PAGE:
Now pretty desperate, I recalled that the old one somehow reset after I opened the smoke sense chamber. I opened that, inspected it (saw nothing), blew at it, and closed it up again. (All the while pressing the button contacts frequently for a few seconds of quiet.) No change. Opened it again, blew it out again, held it more in the light, closed it up. And hush mode stuck! I waited a minute or two, put the main cover back on and pressed the button again. “Hush mode cancelled”. It’s been quiet ever since. I ran a test cycle several minutes later, and that performed exactly as expected.
More confident than before that I’d actually somehow fixed it (reset is more like it) and that it was probably working fine again (and relieved of the darned noise), I turned my attention to the unexpected “only center on” switch position. Fortunately, I happened to have another of the same model of detector which seemed to be working, and whose switch had never been touched. 🙂 I opened that old one back up, and found the switch right in the center of its travel! That’s the picture above. Wow. I wonder if it’s a real 3 position switch, with left=battery disconnected; center=battery connected; and right=detector disconnected and a short/resistor across the battery to render it safe. Hmm – in not obvious but vaguely appropriate places (for a crowded board) OFF, ON, and DISCHARGE appear in the silkscreen, in support of the 3 position switch theory.
I found a post here (about an i12060ACA) mentioning that Kidde support told her to “… hold the ‘Test’ button down for 2 sets of three beeps, then release. This resets the alarm. ” I wonder if this is a common undocumented feature?
Terminally infected with the thoroughness bug, I did an actual smoke test on it. (The matches from the mostly-full carton dated 10/10 that had been sealed in a ziplock bag lit much more reliably than the ones (probably from the same carton) that had been sitting in a parts drawer for some years.) It took a couple of matches, but it went into alarm, and hush mode activated and shut it up. I blew it out well with compressed air and hit the button again. “Hush mode cancelled.” I’m now confident enough that it works that after I put it back up on the hallway ceiling I’m going to forget about it. And I suspect the first one is also quite functional.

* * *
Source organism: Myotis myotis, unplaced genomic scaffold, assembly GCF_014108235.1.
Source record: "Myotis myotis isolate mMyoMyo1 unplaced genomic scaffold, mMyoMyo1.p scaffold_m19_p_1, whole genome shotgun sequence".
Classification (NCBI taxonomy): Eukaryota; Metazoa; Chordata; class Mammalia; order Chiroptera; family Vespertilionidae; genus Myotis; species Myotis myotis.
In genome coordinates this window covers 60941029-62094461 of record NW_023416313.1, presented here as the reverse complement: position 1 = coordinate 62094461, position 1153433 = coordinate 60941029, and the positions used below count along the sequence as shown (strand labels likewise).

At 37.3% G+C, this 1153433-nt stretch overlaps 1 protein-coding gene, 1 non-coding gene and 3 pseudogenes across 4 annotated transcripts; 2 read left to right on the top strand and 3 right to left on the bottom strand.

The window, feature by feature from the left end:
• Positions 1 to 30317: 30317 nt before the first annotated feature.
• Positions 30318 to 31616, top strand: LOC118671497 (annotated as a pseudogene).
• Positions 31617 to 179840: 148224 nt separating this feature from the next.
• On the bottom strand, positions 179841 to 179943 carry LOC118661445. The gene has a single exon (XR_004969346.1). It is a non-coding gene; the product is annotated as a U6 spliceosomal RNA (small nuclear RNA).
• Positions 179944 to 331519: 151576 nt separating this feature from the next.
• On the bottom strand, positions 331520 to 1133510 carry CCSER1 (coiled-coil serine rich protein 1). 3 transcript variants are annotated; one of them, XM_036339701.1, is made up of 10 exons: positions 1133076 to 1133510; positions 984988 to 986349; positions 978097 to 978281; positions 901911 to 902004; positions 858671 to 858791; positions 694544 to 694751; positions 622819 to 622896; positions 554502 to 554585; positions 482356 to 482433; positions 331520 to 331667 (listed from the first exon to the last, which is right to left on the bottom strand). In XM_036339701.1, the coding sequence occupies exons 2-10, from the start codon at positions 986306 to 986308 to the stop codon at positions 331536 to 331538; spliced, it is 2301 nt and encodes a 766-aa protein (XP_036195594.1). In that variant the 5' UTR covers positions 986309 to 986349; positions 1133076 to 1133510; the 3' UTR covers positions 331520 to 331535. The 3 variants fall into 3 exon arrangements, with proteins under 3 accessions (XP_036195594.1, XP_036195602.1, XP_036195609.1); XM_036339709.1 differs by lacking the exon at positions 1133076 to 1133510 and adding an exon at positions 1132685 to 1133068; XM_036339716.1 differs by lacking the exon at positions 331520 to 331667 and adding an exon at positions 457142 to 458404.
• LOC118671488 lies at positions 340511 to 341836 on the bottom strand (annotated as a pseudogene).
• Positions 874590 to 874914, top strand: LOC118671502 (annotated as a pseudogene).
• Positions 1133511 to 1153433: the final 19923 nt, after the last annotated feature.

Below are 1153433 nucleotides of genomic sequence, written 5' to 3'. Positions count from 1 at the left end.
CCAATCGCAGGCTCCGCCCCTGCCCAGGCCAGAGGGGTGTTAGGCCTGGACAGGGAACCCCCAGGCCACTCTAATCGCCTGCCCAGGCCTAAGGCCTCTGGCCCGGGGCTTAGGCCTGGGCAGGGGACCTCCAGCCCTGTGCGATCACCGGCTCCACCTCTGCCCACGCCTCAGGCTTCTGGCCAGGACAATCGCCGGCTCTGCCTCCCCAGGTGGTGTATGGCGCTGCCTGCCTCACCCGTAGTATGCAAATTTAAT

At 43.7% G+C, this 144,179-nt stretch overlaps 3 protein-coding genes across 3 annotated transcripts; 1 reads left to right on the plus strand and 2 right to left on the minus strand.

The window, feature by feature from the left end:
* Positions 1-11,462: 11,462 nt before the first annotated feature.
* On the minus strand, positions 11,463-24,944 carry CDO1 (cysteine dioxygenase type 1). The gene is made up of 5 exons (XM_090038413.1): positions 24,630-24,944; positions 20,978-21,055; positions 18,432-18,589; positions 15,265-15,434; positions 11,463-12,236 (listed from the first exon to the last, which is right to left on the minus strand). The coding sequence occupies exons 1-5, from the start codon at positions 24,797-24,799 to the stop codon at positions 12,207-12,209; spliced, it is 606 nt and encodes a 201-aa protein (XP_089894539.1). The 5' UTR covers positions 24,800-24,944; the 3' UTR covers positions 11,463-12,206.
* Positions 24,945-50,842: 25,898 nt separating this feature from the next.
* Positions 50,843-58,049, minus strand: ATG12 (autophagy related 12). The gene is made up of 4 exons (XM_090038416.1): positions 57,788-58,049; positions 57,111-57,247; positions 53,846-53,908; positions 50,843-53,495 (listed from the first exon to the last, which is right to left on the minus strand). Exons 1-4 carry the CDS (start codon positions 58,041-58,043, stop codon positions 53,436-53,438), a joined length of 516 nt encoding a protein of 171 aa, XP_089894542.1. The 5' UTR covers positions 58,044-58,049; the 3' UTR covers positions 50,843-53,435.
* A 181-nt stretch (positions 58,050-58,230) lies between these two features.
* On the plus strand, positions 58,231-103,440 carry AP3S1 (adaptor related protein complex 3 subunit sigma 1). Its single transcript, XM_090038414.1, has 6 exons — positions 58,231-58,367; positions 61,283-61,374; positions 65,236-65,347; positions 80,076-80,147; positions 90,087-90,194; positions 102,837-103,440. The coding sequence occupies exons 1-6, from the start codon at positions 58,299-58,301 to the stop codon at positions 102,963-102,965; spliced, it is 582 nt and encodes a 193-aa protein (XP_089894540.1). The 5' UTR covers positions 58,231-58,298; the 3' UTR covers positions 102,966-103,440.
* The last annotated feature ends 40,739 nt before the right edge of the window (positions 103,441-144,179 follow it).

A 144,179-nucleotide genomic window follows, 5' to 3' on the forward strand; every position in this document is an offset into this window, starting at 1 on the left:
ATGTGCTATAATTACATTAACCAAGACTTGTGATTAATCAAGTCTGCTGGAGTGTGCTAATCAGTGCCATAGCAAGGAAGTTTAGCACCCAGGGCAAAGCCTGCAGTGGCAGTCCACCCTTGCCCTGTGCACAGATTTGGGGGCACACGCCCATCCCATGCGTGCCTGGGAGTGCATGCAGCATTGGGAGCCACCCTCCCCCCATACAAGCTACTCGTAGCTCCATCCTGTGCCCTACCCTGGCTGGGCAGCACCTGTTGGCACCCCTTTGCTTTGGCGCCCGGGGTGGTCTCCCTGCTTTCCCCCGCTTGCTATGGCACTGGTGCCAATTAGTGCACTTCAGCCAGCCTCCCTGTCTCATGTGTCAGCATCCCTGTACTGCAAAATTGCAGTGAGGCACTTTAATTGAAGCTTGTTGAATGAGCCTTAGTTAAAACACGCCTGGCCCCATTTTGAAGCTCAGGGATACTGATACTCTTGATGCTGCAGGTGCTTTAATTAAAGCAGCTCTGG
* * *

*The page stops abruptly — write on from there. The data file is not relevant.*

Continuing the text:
The specs for CO detection mention times from 4 to 240 minutes, so maybe my expectation of triggering an alarm in a few tens of seconds was inappropriate. It seems to me the previous successful testing might have been on a dedicated CO detector that had a concentration display. Maybe I just noted that the display showed more CO.
In any event, I can get a can of spray CO (!?) designed for testing CO detectors for 12 bucks on Ebay. I’ve read that each test desensitizes/ages the detector, so testing is a double edged sword. And I don’t think I’ve ever read anybody saying the detectors last over 7 years (OK, except implicitly in the advertising for the 10 year units.) But it would at least give some warm fuzzies that these detectors I’d opened up still functioned for CO.
I ordered a can.
Update ~10/25/17: I never received the can of CO, so contacted the seller thru eBay. Though I indicated I still wanted the product, he promptly sent a full refund. Yeah, I got my money back, but what I wanted was the CO tester! Bummer.
Update 11/19/17: I woke up at 6AM this Sunday to “Beep beep beep”. I followed the noise downstairs, walking directly under the (silent) new replacement Kidde P3010CU in the upstairs hallway, and then directly under the (also silent) 3010K-CO in the family room. As I got closer to the noise, I could hear it speak “Fire” between triple beeps. Following the noise led to the old, originally failed P3010CU sitting on a self in the basement.
Dumbly holding the annoying noisemaker in my hand, it soon occurred to me thru the morning fog that I could push the “hush” button. Of course it didn’t shut up, but then recollections of past experiences came back, and I gave it one firm push at the end of a beep/speak alarm cycle. I don’t know if it had occurred to me that the maybe button is only polled at the end of each alarm cycle. Anyway, it said “Hush mode activated”. Good.
And then it started alarming again. I played the game with the button again, and eventually got it back to hush mode. I turned it around ’til I found the black plastic smoke sense chamber and gently blew at it a few times. I pressed the button again, and got “Hush mode cancelled”. And silence.
After it appeared to have come to its senses (and passed a basic match-smoke test) after the initial event, I couldn’t stand to just kill it (with the disable/discharge switch on the back), so it was just literally put on the shelf. And once again, the device failed with a false positive to some non-olfactible stimulus. But at least this time it had the decency to (at least appear to) recover with a simple ventilation.
It’s back on the shelf now, silent, future unknown, but trusted less. Kidde did exactly the right thing by promptly replacing it. I guess such false positive failures are pretty rare (which is a good thing!). But at least this one is chronicled here.